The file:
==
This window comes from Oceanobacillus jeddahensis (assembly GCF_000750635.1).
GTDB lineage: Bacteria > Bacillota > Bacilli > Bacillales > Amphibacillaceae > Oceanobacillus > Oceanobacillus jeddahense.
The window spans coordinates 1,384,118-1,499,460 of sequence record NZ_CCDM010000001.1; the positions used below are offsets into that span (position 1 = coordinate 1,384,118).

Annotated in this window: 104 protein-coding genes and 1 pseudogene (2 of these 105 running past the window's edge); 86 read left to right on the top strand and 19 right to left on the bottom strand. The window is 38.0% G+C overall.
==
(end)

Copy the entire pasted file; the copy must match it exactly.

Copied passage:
This window comes from Oceanobacillus jeddahensis (assembly GCF_000750635.1).
GTDB lineage: Bacteria > Bacillota > Bacilli > Bacillales > Amphibacillaceae > Oceanobacillus > Oceanobacillus jeddahense.
The window spans coordinates 1,384,118-1,499,460 of sequence record NZ_CCDM010000001.1; the positions used below are offsets into that span (position 1 = coordinate 1,384,118).

Annotated in this window: 104 protein-coding genes and 1 pseudogene (2 of these 105 running past the window's edge); 86 read left to right on the top strand and 19 right to left on the bottom strand. The window is 38.0% G+C overall.